We set them in order to get rid of those undesirable creatures which scurry about in the middle of the night. There are, of course, multiple and different kinds of traps — of the ones which snap loudly in the darkness of deep quietude and which are difficult to “set” because — every time you put it along the baseboard — the sensitive nature of the “catch” sets it off.
There are, of course, those “humane” ones — the ones which do not kill but mere captures the creature with the mechanism of a trap door. What you do with the creature is up to you — but most suspect that when you let it go down the sewer drain just down the road, it quickly makes its way back to your home (often before you yourself are back in the front door declaring, “Honey, I got rid to it!”).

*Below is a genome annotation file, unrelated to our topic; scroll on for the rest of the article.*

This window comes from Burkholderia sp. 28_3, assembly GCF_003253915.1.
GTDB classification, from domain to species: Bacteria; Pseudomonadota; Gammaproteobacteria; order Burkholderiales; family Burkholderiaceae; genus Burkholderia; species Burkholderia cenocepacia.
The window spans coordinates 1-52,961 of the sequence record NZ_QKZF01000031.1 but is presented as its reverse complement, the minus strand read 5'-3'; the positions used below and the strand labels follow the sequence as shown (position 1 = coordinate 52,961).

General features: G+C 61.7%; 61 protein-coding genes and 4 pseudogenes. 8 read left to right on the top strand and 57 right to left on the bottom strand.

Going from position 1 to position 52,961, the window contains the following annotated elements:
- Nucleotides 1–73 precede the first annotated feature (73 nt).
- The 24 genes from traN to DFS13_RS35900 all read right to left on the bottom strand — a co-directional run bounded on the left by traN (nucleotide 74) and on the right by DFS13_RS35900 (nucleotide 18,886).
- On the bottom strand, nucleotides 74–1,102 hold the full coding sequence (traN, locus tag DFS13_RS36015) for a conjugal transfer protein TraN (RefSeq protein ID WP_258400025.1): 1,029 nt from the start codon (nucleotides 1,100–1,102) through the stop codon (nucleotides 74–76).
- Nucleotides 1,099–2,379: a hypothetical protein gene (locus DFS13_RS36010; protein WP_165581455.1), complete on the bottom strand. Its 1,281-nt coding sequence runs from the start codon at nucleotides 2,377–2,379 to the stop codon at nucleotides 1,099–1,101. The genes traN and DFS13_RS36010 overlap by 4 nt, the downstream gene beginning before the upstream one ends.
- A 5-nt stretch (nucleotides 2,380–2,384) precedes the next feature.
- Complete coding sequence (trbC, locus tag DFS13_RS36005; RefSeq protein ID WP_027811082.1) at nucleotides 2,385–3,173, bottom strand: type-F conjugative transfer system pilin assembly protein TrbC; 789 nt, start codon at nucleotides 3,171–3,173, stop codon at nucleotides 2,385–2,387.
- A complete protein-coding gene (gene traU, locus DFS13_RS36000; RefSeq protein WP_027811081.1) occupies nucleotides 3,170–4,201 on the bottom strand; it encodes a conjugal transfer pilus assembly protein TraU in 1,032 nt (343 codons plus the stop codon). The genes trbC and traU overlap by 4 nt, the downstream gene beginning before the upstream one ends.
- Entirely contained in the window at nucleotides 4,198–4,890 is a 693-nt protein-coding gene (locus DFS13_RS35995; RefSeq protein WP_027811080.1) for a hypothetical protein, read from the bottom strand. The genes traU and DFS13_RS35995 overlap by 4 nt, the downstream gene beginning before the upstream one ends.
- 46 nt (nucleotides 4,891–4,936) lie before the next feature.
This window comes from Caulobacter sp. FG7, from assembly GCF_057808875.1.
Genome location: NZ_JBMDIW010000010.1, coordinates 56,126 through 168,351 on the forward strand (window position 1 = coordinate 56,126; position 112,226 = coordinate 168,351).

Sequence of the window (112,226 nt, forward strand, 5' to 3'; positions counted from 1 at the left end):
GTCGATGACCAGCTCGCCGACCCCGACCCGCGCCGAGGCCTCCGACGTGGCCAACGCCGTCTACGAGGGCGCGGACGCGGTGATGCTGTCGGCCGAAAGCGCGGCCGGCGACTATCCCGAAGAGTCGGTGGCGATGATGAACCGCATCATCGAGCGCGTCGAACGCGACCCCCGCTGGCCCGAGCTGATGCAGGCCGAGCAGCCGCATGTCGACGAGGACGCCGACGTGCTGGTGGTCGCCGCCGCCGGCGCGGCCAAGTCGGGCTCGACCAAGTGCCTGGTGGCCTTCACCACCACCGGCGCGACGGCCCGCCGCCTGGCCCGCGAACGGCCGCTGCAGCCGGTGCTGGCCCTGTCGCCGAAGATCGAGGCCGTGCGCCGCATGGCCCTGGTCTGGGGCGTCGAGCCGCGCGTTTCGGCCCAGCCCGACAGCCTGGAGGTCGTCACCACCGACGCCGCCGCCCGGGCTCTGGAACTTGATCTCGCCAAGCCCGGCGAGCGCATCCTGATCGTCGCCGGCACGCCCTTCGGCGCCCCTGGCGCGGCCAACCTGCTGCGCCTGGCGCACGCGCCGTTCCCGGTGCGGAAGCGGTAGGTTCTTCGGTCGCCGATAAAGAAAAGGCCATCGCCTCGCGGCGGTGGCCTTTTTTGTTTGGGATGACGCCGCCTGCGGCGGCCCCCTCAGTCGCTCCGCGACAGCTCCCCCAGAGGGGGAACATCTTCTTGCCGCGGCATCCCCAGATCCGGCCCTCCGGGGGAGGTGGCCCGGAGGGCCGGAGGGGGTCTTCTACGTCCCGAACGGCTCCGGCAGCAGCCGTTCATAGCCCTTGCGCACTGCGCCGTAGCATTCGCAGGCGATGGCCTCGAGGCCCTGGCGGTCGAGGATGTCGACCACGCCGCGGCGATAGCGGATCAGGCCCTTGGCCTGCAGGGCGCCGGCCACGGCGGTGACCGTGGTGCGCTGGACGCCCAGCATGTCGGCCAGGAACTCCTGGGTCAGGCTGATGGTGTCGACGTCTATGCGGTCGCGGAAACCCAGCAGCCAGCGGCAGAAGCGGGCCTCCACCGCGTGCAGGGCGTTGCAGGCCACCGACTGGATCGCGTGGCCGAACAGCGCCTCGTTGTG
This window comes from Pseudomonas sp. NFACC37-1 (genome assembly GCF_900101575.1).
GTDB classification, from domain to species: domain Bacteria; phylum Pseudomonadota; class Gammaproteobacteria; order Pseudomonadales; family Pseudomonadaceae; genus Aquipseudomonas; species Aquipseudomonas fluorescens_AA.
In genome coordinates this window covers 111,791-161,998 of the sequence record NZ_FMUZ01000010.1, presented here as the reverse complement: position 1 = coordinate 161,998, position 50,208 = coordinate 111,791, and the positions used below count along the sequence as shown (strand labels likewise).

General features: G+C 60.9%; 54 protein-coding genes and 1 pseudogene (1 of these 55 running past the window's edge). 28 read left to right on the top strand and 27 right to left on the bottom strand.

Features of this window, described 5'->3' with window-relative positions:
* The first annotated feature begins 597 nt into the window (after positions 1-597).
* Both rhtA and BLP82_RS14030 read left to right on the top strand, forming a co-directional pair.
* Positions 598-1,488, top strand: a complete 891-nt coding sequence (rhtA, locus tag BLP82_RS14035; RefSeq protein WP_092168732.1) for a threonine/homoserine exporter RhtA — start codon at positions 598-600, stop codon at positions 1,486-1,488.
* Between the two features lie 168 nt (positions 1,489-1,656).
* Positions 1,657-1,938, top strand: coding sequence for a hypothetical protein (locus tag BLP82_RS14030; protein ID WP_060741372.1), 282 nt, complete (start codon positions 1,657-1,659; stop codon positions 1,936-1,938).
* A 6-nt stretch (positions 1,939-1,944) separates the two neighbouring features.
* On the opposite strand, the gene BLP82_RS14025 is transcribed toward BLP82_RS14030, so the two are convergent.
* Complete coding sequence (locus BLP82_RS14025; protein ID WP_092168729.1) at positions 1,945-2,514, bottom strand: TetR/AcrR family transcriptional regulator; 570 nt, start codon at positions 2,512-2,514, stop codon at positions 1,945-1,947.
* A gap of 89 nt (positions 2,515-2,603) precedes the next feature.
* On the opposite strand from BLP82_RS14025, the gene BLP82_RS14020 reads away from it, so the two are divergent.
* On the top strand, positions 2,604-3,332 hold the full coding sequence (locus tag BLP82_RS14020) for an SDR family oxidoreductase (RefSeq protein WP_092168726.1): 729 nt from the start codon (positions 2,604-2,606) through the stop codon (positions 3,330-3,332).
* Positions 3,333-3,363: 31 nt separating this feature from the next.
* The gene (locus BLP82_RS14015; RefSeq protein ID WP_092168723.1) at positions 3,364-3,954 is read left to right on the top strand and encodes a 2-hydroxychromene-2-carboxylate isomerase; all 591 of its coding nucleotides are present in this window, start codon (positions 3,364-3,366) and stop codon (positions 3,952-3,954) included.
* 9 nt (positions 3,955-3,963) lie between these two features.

Then, of course, there are the large “traps” — for possums, squirrels and other rodent-like creatures which have created a nuisance of themselves in suburban neighborhoods which no longer tolerate the encroachment of nature. But enough of such rodent-focused traps.
There are other kinds of traps — traps set by the U.S. Office of Personnel Management, in preparing, formulating and filing an effective Federal Disability Retirement application under FERS. Just look at the innocuous-looking questions posited on SF 3112A, Applicant’s Statement of Disability. In the end, it is the traps which cannot easily be seen, or the ones which seem attractively safe, which catches you.
Contact a FERS Disability Retirement Lawyer who specializes in Federal Disability Retirement Law, and prepare your Federal Disability Retirement application while avoiding those traps which invitingly are set for your naive notions of the process.
Robert R. McGill, Esquire